You are smarter than your OCT

July 31, 2013

Spectral domain optical coherence tomography (SD-OCT) is a landmark diagnostic technology. Clinicians should keep top of mind that SD-OCTs, as sophisticated as they are, do not think or interpret. That is solely the job of the clinician. In addition, visually assessing the retinal nerve fiber layer (RNFL) directly can yield more qualitative information than SD-OCT scans provide.

In this age of spectral or Fourier domain optical coherence tomography (SD-OCT), we are almost as close to in vivo histology as we can get. With resolution down to just a few microns, it’s amazing that this technology will likely get even better in the near future. What a fun time to be an optometrist!

Dr. CasellaIt is important to understand that an SD-OCT does not measure what it interprets as human tissue. SD-OCT measures differences in optical reflectivity.1 Now, it happens to measure those differences very well, but when clinicians interpret SD-OCT images, we need to watch out for a ton of potential variables lurking nearby.

Below is a case in which an unrelated finding complicates assessment of the retinal nerve fiber layer (RNFL). This case illustrates how visually assessing the RNFL directly can yield more qualitative information than SD-OCT scans provide.

The patient presents

A 92-year-old African-American female was referred to our clinic for a glaucoma consult by her retina specialist. She had a history of ischemic superior hemispheric retinal vein occlusion (HRVO) OD and a severe cortical cataract OS The patient was status post focal laser OD for HRVO. Entering corrected visual acuities were 20/30 OD and count fingers at 5 feet OS. Intraocular pressures were 16 mm Hg OU. OS posterior segment was obscured by the patient’s cataract. The OD posterior pole is shown in Figure 1. Laser scars are visible in the superior macular area, and the RNFL is noticeably thin superiorly, especially between 10 o’clock and 12 o’clock, where there is essentially no RNFL left. The anomalous vessels on the superior portion of the optic nerve head are shunt vessels.

Figure 1. Fundus photo of the right eye. Laser scars and shunt vessels are seen along with a very thin RNFL superiorly.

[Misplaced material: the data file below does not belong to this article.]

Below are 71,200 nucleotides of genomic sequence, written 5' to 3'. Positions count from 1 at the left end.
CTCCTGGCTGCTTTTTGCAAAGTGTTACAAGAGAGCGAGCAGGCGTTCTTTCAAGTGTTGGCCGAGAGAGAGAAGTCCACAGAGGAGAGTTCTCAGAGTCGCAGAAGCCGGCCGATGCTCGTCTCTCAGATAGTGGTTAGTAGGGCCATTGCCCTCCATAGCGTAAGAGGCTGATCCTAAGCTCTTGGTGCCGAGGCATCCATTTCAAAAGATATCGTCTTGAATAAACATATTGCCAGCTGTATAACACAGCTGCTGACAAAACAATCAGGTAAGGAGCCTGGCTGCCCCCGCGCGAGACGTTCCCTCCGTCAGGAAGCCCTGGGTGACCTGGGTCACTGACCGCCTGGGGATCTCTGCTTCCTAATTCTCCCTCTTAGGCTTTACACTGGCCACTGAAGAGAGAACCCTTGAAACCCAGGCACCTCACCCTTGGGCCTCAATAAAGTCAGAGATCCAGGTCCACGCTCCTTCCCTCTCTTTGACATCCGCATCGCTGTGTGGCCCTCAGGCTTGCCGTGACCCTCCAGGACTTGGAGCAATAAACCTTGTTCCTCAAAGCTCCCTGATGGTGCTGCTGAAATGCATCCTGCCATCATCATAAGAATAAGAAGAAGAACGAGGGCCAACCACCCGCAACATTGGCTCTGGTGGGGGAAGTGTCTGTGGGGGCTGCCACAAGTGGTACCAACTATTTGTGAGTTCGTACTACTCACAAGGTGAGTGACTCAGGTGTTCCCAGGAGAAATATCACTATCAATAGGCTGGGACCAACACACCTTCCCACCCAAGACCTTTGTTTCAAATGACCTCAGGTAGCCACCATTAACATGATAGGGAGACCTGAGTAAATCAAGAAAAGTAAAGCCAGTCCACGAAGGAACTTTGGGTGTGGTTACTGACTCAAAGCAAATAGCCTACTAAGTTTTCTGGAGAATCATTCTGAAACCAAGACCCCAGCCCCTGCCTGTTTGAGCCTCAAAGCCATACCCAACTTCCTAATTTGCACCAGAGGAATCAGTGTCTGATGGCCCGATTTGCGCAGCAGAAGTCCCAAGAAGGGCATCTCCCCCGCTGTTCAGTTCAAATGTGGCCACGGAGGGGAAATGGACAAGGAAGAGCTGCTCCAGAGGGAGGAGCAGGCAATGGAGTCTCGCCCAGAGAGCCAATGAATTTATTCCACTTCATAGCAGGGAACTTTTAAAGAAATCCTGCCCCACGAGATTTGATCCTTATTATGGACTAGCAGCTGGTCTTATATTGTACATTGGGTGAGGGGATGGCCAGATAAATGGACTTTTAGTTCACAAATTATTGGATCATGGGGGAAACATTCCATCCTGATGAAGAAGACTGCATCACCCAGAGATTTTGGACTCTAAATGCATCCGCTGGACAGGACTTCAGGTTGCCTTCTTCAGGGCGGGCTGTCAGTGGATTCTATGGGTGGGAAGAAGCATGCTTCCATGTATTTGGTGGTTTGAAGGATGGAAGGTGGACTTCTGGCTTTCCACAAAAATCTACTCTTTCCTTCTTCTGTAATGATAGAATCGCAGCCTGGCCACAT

We performed Cirrus (Carl Zeiss Meditec) SD-OCT scans of the patient’s OD (Figures 2, 3, and 4); OS scans were unattainable. At first glance, the RNFL didn’t look nearly as bad as it should have, especially superiorly, but it wasn’t until we examined the extracted tomogram and 3-D images that we came to understand just what was throwing off the scan. This patient had a posterior vitreous detachment that was still partially adhered to the optic nerve head and its surrounding tissues. In the areas of adherence, the vitreous had tented up the neurosensory retina, ing which made the RNFL appear thicker in those areas than it really was.

Pachymetry measurements were average OU. The patient was open to ciliary body with no angle neovascularization in either eye by gonioscopy. She was unable to complete visual field studies, and we continue to monitor her for change without treatment.


Figure 2.  SD-OCT optic nerve and RNFL printout for the patient’s right eye.

 


Interpreting the scans

In reviewing this patient’s SD-OCT scans, several points became apparent. First, while it is tempting to jump right to the RNFL thickness deviation when interpreting a SD-OCT printout, a clinician can attain good and meaningful qualitative information from the RNFL thickness map and the extracted tomogram. When the tomogram is compared to the TSNIT curve (Figure 3), it becomes quite apparent that the vitreous adherence to the inner retina surrounding the optic nerve is making this patient’s RNFL look a lot thicker than it really is. We learned more from just looking directly at this patient’s fundus than we did from what the SD-OCT had to say. This should be the case with every patient: We see things clinically and use technology, such as SD-OCT, to confirm or deny what we already suspect.

SD-OCT is, by far, the most exciting and useful advance in diagnostic technology for the human eye since I’ve been in practice. However, it is of paramount importance to realize that SD-OCT, as sophisticated as it is, does not think or interpret. That is solely the job of the clinician.ODT

Reference

1. Puliafito CA, Hee MR, Lin CP, et al. Imaging of macular diseases with optical coherence tomography. Ophthalmology.
1995 Feb;102(2):217-229.

Figure 3. (Above and below) Extracted Tomogram compared to the TSNIT curve-areas of vitreous adherence are noticeably tenting up the inner retina, thus throwing off the RNFL thickness measurements.

 


Figure 4. 3-dimensional image of the peripapillary vitreous adherences.

 

 

 

 

 

 

 

 

 

 

Take-Home Message

Spectral domain optical coherence tomography (SD-OCT) is a landmark diagnostic technology. Clinicians should keep top of mind that SD-OCTs, as sophisticated as they are, do not think or interpret. That is solely the job of the clinician. In addition, visually assessing the retinal nerve fiber layer (RNFL) directly can yield more qualitative information than SD-OCT scans provide.